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U.S. EX REL DEVINE v. FAIRMAN

United States District Court, Northern District of Illinois, E.D


April 22, 1982

UNITED STATES OF AMERICA EX REL. KELLY DEVINE, PETITIONER,
v.
JAMES W. FAIRMAN, ET AL., RESPONDENTS.

The opinion of the court was delivered by: Bua, District Judge.

ORDER

Petitioner, Kelly Devine, has filed a pro se petition for a writ of habeas corpus. In his petition, Devine challenges the action of the Illinois Prisoner Review Board in twice denying his application for parole. Before the court is the motion to dismiss of the various respondents. For the reasons which follow, the motion to dismiss is granted.

Petitioner was convicted of the offense of murder after entering a plea of guilty in the Circuit Court of Cook County on March 23, 1972. This conviction arose out of the shooting of a police officer. Petitioner was sentenced to an indeterminate term of imprisonment for a period of 30 to 70 years. Petitioner first appeared before the Illinois Prisoner Review Board in September, 1980. He was denied parole at this time because the Board was of the opinion that allowing parole would deprecate the seriousness of the offense. In July, 1981, petitioner again appeared before the Board and his parole was denied for the same reason.

On each occasion, petitioner's application was reviewed by a panel of ten Board members. Seven of the members that reviewed petitioner's application had extensive law enforcement backgrounds. Petitioner contends that the composition of the Board contains a disproportionate number of individuals with law enforcement backgrounds.*fn1 Petitioner argues that because members of the Board with prior law enforcement experience are not required by law, policy, or practice to recuse themselves from consideration of an application for parole by an inmate convicted of murdering a police officer, an inmate convicted of such a crime is denied his right to an impartial hearing. In addition, petitioner argues that as a result of the composition of the Board he is denied equal protection because other felons guilty of murder are more likely to obtain release on parole than those felons convicted of murdering a police officer. Petitioner makes no procedural due process claim.

Petitioner's argument that due process considerations attach to the Illinois parole release statute is well taken. U.S. ex rel. Scott v. Illinois Parole and Pardon Board, 669 F.2d 1185 (7th Cir. 1982); Greenholtz v. Nebraska Penal and Correctional Center, 442 U.S. 1, 99 S.Ct. 2100, 60 L.Ed.2d 668 (1979). Petitioner is also correct in asserting that the Due Proces Clause entitles a person to an impartial disinterested tribunal. Tumey v. Ohio, 273 U.S. 510, 47 S.Ct. 437, 71 L.Ed. 749 (1927); Ward v. Village of Monroeville, 409 U.S. 57, 93 S.Ct. 80, 34 L.Ed.2d 267 (1972); Marshall v. Jerrico, Inc., 446 U.S. 238, 100 S.Ct. 1610, 64 L.Ed.2d 182 (1980). Petitioner has failed to allege, however, that the Board members had some personal or official stake in the decision whether parole should be granted comparable to the risk of bias presented in Tumey or Ward. See generally Tumey v. Ohio, 273 U.S. 510, 47 S.Ct. 4Z7, 71 L.Ed.2d 749 (1927); Ward v. Village of Monroeville, 409 U.S. 57, 93 S.Ct. 80, 34 L.Ed.2d 267 (1972). Nor has petitioner alleged that the Board had manifested some bias directed toward him personally. See Taylor v. Hayes, 418 U.S. 488, 94 S.Ct. 2697, 41 L.Ed.2d 897 (1974). In addition, petitioner's allegations that as a matter of policy individuals that are convicted of murdering police officers are uniformly treated differently than other murderers, is insufficient to overcome the presumption of honesty and integrity which attaches to the activity of policymakers in the decision making process. Hortonville Dist. v. Hortonville Ed. Assn., 426 U.S. 482, 96 S.Ct. 2308, 49 L.Ed.2d 1 (1976). Cf. United States v. Morgan, 313 U.S. 409, 61 S.Ct. 999, 85 L.Ed. 1429 (1941); FTC v. Cement Institute, 333 U.S. 683, 68 S.Ct. 793, 92 L.Ed. 1010 (1948). In sum, petitioner's allegations related to the bias of the Board members with prior law enforcement experience do not rise to the level of a due process violation.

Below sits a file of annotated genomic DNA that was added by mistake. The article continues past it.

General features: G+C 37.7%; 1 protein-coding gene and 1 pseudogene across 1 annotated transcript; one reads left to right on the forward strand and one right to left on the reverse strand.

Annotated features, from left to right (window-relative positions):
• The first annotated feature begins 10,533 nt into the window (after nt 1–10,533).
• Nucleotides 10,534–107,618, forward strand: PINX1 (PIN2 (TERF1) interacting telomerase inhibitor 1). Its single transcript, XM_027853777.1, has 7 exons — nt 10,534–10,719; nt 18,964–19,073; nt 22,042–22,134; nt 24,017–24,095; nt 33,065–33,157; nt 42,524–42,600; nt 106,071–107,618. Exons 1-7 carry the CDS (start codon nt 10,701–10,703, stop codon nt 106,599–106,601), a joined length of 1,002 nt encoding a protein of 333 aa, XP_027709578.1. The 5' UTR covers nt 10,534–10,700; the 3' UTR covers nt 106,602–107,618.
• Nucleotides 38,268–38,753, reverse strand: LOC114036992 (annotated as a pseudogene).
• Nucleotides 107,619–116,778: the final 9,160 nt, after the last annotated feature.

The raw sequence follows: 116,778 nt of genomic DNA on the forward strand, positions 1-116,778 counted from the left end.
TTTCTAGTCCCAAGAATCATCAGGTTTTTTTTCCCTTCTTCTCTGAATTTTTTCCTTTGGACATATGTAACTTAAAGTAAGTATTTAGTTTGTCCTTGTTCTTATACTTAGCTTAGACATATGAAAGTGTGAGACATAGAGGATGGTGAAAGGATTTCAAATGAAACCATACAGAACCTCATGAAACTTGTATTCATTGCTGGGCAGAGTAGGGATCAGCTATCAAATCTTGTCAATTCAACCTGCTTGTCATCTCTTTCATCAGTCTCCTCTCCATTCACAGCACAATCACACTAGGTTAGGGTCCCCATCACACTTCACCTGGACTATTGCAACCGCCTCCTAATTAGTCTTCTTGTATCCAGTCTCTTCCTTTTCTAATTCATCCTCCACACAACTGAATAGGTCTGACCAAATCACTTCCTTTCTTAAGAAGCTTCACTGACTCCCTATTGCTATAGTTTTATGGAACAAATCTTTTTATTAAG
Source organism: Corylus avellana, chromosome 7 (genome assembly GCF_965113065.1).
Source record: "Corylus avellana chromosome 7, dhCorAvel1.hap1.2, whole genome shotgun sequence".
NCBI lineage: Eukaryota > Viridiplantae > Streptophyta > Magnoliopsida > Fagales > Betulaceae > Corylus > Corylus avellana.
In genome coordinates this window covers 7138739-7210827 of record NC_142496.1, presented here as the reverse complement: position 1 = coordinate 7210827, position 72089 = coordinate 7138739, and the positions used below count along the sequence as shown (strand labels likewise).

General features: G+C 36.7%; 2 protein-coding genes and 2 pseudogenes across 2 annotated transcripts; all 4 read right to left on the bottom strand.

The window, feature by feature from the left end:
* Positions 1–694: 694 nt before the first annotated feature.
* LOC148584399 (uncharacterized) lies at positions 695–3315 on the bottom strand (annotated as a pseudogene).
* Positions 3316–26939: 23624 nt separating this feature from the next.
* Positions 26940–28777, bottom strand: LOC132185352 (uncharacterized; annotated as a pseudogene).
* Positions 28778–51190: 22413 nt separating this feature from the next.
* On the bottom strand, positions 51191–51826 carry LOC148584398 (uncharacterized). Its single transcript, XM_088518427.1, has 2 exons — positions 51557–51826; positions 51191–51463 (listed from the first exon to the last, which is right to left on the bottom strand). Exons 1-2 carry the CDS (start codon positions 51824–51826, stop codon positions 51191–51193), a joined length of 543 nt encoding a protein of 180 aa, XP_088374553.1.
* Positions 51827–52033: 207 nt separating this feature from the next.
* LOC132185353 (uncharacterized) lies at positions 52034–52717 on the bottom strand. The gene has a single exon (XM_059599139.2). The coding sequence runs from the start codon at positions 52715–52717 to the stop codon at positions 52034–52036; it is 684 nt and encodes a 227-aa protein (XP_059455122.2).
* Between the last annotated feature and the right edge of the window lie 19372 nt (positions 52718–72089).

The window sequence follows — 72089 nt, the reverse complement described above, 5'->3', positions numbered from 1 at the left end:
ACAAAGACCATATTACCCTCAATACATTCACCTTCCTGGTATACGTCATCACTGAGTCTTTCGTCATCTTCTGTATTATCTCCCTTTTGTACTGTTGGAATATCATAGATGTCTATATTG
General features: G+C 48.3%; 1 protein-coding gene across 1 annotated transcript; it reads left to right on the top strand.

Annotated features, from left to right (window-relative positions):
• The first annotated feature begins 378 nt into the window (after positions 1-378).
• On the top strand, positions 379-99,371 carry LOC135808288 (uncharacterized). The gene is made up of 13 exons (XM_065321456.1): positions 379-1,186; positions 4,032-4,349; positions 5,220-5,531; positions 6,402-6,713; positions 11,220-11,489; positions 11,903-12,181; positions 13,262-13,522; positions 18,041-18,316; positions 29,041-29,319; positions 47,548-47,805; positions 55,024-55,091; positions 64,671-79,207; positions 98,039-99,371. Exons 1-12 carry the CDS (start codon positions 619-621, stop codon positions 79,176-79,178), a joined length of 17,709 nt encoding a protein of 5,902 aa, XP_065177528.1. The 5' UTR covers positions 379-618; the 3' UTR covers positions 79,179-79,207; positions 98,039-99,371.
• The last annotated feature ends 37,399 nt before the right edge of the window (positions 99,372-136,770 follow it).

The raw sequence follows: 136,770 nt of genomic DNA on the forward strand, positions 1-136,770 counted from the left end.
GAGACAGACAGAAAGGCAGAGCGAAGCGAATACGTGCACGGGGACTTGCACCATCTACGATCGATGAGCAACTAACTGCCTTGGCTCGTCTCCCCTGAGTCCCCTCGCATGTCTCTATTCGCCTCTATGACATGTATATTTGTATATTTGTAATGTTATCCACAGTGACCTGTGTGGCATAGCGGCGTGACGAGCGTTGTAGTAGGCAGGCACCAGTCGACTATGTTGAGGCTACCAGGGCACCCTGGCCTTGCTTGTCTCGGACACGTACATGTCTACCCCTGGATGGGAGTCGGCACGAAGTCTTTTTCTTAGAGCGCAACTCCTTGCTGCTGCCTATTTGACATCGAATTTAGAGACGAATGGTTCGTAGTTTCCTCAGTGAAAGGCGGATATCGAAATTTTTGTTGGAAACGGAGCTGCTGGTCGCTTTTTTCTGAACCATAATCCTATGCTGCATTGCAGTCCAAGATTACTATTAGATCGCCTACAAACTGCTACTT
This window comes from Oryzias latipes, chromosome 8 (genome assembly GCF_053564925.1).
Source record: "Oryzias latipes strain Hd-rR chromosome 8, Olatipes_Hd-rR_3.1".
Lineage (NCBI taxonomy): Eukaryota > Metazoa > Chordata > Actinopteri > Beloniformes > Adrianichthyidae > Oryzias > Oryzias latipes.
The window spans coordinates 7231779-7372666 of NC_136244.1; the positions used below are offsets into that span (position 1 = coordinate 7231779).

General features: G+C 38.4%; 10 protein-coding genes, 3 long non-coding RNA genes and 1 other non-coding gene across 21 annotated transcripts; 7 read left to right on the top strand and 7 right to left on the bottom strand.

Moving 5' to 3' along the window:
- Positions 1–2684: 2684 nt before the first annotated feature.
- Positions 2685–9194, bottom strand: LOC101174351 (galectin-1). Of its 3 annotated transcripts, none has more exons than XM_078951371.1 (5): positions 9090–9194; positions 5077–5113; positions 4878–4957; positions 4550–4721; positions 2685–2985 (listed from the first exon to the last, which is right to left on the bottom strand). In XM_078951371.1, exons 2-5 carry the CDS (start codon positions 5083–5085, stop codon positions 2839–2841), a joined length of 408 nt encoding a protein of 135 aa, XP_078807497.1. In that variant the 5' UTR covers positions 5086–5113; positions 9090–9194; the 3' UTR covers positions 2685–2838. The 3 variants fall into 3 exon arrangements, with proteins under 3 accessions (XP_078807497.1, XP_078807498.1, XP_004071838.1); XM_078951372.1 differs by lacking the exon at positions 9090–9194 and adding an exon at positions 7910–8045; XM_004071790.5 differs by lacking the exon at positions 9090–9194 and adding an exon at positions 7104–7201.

Similarly, petitioner's allegations which are directed to the disparate treatment between classes of felons convicted of murdering law enforcement officers and other types of murder also fail to state a claim upon which relief may be granted. Petitioner argues that the statute which creates the Board and provides for the appointment of Board members with law enforcement experience, while nondiscriminatory on its face, operates in fact to deprive felons convicted of murdering police officers of equal protection. Assuming, as this court must, that the Parole Board treats petitioner's offense differently than other types of murder in assessing a parole application, this disparity in treatment does not offend the Equal Protection Clause. A state is not "constrained in the exercise of its police power to ignore experience which marks a class of offenders or a family of offenses for special treatment. Nor is it prevented by the equal protection clause from confining its restrictions to those classes of cases where the need is deemed to be the clearest." Skinner v. Oklahoma, 316 U.S. 535, 540, 62 S.Ct. 1110, 1112, 86 L.Ed. 1655 (1942). Petitioner's allegations that the Board has adopted a policy of automatically denying parole to those guilty of a particular type of offense is not constitutionally impermissible. U.S. ex rel. Scott v. Ill. Parole and Pardon Board, 669 F.2d 1188, 1191 (1982).

For the reasons stated, respondents' motion to dismiss is GRANTED.


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